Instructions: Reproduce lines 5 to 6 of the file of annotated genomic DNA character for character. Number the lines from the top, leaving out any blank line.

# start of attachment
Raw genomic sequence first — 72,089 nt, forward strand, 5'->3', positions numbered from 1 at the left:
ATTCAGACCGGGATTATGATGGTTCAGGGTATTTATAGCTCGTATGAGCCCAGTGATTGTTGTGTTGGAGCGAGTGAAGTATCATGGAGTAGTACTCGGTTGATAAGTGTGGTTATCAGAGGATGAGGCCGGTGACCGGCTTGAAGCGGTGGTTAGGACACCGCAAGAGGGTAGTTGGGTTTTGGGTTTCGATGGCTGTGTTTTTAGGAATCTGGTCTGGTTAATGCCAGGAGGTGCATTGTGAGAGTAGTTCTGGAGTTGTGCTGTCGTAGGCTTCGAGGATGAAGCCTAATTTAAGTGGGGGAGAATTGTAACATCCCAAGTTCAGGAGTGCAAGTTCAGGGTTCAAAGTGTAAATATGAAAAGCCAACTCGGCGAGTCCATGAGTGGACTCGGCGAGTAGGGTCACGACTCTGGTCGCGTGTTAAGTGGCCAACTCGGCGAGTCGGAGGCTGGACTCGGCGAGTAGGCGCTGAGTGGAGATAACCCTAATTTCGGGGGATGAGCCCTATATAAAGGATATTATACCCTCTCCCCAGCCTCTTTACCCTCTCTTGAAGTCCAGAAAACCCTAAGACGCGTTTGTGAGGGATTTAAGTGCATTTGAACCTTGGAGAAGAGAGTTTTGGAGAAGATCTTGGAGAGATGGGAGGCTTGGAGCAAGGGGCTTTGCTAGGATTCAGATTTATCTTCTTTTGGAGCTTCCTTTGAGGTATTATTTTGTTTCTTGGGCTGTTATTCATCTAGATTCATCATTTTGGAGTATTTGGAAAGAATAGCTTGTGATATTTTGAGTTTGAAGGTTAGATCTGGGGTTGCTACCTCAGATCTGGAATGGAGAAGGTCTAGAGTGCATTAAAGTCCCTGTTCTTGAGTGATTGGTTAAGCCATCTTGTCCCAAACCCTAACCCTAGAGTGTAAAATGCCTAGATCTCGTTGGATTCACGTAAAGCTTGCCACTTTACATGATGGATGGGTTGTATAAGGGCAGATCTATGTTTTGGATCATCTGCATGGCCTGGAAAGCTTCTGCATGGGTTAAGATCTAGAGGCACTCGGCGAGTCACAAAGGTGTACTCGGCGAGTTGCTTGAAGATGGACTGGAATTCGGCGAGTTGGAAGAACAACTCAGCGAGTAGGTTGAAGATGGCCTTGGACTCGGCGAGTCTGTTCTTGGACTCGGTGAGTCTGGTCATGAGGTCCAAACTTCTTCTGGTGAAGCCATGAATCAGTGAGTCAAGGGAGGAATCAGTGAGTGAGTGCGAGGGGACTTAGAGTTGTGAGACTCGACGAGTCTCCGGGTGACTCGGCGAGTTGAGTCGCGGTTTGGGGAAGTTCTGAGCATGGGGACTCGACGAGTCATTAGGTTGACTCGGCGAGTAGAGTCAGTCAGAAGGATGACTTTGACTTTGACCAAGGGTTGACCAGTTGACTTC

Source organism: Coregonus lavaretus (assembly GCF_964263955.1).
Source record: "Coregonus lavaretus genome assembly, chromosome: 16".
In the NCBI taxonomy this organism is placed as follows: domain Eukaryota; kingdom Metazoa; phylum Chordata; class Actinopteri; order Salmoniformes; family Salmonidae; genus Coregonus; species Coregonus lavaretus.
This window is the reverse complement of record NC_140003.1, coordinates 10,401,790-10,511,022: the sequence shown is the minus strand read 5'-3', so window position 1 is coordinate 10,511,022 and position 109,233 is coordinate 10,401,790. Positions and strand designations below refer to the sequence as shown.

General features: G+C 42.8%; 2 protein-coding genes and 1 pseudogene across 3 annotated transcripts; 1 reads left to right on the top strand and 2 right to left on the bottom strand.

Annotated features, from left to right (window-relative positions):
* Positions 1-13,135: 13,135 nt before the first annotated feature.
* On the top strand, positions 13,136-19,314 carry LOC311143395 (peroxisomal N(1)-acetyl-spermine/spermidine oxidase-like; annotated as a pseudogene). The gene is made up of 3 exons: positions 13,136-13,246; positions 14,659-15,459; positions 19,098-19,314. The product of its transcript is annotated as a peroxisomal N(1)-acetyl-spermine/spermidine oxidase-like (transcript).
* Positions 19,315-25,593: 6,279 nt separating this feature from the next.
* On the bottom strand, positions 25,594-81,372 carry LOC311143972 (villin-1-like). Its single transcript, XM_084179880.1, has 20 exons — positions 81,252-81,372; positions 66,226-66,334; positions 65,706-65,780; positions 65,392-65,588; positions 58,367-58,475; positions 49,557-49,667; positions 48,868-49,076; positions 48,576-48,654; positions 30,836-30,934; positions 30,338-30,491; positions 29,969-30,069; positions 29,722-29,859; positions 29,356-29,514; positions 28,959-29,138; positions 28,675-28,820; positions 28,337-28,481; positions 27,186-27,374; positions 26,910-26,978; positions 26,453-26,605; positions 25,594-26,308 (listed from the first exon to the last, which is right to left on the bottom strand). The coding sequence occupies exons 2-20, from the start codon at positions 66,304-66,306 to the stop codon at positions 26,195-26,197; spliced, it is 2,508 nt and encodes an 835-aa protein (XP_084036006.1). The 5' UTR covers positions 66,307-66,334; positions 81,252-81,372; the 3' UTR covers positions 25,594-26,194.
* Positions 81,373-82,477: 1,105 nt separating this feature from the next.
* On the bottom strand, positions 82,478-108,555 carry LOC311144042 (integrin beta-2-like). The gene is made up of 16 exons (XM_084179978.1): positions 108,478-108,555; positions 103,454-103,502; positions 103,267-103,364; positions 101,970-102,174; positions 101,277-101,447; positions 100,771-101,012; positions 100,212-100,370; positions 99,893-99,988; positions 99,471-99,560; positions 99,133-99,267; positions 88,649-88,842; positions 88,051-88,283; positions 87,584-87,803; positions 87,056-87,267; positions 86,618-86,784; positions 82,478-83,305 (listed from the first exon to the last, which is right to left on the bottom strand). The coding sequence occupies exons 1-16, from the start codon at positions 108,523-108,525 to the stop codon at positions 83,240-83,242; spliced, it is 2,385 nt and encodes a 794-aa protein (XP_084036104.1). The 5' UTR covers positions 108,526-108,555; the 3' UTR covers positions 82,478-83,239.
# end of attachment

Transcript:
In the NCBI taxonomy this organism is placed as follows: domain Eukaryota; kingdom Metazoa; phylum Chordata; class Actinopteri; order Salmoniformes; family Salmonidae; genus Coregonus; species Coregonus lavaretus.
This window is the reverse complement of record NC_140003.1, coordinates 10,401,790-10,511,022: the sequence shown is the minus strand read 5'-3', so window position 1 is coordinate 10,511,022 and position 109,233 is coordinate 10,401,790. Positions and strand designations below refer to the sequence as shown.